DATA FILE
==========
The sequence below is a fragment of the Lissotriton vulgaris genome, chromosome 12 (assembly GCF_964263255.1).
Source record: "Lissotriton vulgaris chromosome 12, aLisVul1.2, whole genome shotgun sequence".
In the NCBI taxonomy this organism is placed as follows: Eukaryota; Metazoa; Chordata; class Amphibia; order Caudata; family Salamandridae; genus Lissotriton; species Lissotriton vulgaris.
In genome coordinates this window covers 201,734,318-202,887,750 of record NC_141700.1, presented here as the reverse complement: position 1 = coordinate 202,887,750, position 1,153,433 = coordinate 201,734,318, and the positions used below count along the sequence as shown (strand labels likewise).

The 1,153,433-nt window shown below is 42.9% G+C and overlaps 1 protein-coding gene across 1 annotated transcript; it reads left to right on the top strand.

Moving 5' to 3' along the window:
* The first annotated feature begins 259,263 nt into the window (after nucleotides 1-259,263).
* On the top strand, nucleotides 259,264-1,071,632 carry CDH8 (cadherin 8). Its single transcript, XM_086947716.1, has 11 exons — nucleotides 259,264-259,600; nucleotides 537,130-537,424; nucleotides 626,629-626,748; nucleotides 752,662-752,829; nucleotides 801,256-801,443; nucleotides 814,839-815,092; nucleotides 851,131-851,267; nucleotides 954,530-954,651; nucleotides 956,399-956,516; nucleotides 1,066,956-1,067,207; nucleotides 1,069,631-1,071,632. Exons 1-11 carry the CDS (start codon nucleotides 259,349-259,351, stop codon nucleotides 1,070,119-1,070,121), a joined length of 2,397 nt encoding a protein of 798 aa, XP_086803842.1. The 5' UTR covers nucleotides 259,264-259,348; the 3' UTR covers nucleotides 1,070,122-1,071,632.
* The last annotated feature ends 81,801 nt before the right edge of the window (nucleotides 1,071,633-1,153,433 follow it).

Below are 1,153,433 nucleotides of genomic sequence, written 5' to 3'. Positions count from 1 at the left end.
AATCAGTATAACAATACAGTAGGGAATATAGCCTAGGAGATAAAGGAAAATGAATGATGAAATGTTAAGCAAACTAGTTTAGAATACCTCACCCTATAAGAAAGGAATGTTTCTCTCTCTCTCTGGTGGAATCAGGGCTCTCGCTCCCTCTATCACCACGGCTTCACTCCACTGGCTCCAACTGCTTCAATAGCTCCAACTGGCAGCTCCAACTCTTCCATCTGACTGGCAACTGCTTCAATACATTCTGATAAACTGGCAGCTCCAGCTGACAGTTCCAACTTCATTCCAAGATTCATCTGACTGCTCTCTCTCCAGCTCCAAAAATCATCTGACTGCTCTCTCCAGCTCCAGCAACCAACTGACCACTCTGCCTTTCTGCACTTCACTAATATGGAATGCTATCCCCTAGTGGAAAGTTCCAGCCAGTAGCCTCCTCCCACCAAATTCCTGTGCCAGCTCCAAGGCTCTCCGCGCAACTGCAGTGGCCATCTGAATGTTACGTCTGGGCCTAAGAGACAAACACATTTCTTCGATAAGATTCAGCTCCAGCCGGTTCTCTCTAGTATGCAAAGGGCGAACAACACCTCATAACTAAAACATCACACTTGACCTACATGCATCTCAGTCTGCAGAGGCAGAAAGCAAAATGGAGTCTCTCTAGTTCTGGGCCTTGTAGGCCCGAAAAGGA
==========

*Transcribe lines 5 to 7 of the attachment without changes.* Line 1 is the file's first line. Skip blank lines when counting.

The 1,153,433-nt window shown below is 42.9% G+C and overlaps 1 protein-coding gene across 1 annotated transcript; it reads left to right on the top strand.

Moving 5' to 3' along the window:
* The first annotated feature begins 259,263 nt into the window (after nucleotides 1-259,263).